Karen (Gilbertson) is originally from Valley City, ND. Karen is an electrician and met Richard while doing some electrical work on the farm house. They met again later when they both worked at the bar in Miller, "Lips Honda Lounge."

Richard and Karen have seven kids, 17 grandkids, and 4 great-grandchildren. Their sons, Brett and Lee Sinkie, will be the 5th generation on the farm. They do have a feeling the farm will stay in the family for a while since their 12 year old grandson recently made the remark, "Someday when I own this place…"

Richard and Karen ranched with a cow/calf operation and also ran a dairy operation for 41 years. They recently sold the dairy cows in

Above: Richard and Karen, along with sons Brett and Lee, were honored as a 2015 Century Farm Recipient for owning their land for 100 years or more. The award was given by the South Dakota Farm Bureau and South Dakota Department of Agriculture at the South Dakota State Fair last September. Photo retrieved from

2000, and Richard says he "dearly loves sleeping later in the morning." In 1969, Richard purchased the Quarter Horse Digest publication which covered all 50 states and three foreign countries. He ran that for 20 years.

In 1971, he began sale management for a quarter horse breeder. Shortly after, he began auctioneering. He managed sales and auctioneered in eight states and Canada for about 30 years and ran about 30 sales a year. He also began farm sales and remembers having to stop the sale every hour at the fairgrounds because the coal train would go by, and it would be too loud to talk over.

Karen has managed the Dakota Wild Wings hunting lodge for about 16 years and still does all the electrical work on the farm and in the house. Karen wired their shed on the farm, and when the inspector came to look it, he said, "My, you do nice work." She keeps her wiring nice and straight.

They do consider themselves semi-retired and have taken some time to travel, including to Branson, Missouri and also on the Central Electric Basin Bus Tour.

Richard remembers when electricity came to the homestead: "The REA lit the place up." He said it’s the best thing that ever happened to them. They didn’t need wind to power their wells and had the convenience of appliances.

For a portion of his life, Richard didn’t know what an air conditioner was. He struggled with asthma and hay fever growing up, so he’d lie up at night fighting for air and hoping for a breeze to come through the window. He said, "I remember when we got the first air conditioner. I thought I’d died and gone to heaven."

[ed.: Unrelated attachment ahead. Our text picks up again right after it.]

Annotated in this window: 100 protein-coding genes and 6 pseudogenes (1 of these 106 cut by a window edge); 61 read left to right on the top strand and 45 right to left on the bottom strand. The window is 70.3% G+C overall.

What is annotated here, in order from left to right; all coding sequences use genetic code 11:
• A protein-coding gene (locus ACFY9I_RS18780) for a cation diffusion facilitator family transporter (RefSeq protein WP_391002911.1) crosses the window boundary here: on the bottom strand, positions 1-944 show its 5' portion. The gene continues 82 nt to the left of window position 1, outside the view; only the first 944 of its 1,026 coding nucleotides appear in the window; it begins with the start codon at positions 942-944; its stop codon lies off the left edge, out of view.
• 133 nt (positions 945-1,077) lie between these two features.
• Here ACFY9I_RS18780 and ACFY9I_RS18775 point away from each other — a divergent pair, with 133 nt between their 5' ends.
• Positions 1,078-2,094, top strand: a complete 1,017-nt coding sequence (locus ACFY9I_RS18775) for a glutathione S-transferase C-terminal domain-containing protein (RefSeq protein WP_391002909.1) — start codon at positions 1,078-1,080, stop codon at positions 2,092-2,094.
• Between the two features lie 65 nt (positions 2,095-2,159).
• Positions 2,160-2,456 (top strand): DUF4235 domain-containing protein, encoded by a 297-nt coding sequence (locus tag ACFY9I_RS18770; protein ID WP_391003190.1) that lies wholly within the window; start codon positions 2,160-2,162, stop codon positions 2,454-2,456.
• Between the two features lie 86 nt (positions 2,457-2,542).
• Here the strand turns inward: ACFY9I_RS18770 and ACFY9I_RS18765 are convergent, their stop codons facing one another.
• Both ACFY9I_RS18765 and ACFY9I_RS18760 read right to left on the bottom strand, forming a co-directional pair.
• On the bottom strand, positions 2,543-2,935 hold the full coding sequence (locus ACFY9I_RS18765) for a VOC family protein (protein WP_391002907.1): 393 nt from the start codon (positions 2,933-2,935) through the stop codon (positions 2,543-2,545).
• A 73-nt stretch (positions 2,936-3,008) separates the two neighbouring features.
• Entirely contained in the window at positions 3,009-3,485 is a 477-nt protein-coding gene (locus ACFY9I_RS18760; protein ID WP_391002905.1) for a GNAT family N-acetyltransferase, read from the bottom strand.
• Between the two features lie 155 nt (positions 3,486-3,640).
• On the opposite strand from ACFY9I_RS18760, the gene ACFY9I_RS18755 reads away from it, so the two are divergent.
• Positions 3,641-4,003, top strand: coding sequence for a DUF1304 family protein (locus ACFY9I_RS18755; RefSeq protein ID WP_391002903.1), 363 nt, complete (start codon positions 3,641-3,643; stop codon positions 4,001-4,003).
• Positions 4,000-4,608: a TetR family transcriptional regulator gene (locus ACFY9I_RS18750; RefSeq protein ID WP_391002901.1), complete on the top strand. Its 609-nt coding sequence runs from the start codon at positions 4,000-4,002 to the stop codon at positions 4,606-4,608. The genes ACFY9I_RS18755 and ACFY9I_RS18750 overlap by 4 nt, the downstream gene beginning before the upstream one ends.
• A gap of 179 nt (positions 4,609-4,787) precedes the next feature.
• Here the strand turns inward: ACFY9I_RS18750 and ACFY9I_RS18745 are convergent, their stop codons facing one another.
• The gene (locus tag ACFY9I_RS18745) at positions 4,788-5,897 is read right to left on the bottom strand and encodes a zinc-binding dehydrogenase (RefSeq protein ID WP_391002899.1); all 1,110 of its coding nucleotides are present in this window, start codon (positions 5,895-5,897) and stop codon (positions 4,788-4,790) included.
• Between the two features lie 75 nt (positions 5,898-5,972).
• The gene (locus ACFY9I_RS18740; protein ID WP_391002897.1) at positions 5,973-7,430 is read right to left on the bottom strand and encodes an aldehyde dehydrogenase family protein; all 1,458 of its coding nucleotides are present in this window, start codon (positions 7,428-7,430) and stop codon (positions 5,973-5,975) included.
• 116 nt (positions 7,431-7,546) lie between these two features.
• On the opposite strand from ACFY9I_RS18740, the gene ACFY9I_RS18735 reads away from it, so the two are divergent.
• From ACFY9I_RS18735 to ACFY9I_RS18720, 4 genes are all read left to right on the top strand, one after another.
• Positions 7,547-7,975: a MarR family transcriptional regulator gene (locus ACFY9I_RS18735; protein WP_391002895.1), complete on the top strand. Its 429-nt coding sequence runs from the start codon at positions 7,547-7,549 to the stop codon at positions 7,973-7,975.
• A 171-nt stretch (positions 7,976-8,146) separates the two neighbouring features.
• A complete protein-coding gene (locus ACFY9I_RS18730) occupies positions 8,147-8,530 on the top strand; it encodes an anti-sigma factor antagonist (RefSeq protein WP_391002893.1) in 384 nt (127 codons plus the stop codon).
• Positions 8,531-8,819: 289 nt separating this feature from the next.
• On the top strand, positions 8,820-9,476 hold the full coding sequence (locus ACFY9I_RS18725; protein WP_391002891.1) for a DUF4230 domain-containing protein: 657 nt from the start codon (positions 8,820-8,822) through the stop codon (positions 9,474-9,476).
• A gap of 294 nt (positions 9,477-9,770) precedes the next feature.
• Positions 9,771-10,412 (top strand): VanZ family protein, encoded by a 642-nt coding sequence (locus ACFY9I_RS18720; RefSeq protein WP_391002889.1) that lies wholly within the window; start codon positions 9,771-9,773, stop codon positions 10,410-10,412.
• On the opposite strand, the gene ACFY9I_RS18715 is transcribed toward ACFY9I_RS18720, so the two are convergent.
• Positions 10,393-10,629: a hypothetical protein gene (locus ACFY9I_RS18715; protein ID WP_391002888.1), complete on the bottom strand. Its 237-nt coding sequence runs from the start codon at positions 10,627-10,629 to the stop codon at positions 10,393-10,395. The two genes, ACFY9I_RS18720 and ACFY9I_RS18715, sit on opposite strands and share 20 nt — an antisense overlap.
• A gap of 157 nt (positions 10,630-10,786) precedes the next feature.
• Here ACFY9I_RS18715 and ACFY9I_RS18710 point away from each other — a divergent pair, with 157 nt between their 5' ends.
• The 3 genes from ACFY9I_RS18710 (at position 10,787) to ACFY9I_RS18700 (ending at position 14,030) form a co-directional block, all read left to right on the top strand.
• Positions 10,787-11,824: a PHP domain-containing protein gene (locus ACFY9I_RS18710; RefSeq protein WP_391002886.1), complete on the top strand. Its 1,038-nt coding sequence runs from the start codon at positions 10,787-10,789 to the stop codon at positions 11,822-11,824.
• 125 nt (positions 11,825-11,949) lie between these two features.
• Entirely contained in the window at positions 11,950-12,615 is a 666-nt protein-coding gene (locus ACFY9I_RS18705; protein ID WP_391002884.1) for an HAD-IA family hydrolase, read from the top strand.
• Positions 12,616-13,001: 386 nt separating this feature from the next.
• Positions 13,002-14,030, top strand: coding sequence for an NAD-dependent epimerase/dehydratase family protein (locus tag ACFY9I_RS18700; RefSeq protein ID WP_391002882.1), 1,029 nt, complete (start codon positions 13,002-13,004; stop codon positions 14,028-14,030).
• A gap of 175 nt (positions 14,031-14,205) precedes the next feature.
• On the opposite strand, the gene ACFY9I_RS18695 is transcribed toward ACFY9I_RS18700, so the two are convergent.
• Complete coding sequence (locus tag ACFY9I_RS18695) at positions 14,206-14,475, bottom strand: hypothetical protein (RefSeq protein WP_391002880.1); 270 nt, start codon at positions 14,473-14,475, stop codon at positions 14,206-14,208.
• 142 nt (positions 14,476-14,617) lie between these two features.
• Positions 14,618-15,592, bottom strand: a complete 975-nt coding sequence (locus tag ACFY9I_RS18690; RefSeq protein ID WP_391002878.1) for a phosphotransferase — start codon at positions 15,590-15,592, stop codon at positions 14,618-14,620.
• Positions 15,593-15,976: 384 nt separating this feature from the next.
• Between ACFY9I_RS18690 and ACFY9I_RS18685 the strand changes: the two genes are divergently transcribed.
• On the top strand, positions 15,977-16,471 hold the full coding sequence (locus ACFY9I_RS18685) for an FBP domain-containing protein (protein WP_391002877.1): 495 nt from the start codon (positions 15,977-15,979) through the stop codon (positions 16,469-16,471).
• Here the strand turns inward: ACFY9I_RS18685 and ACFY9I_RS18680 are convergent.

The longest time they ever went without power was for two weeks in the 60s, perhaps the winter storm of ‘68-69. The storm took down a lot of line, and they remember milking cows by hand. They knew the crews were working day and night to repair the damage. They just did what they had to do.

Sometime in the 1990s, a storm came through in October. Their oldest son got snowed in there and stayed for four days. They played cards by the kerosene lamp. Karen kept winning, and the men tried to claim she was cheating in the dark. Her son brought out a blow torch at some point and said, "Well, we’ve got to warm this place up some way," and that’s how they warmed up the house.

They also recalled losing power for five days in the winter of 2005-6. They did get a generator after that, but haven’t had to use it since—and we’re all thankful for that.

While Richard and Karen have received an offer to sell their place, they aren’t interested in going anywhere else. They love where they are at and want to see it passed down in the family.

When asked about the best thing that electricity has done for them, they couldn’t pinpoint one thing better than another. However, Richard said, "Without it, you’re living in the dark. That’s all there is to it."


Powered by Touchstone Energy Cooperatives Logo
Coop Connections Card - Show It and Save Kids Energy Zone Rural Electric Economic Development (REED Fund)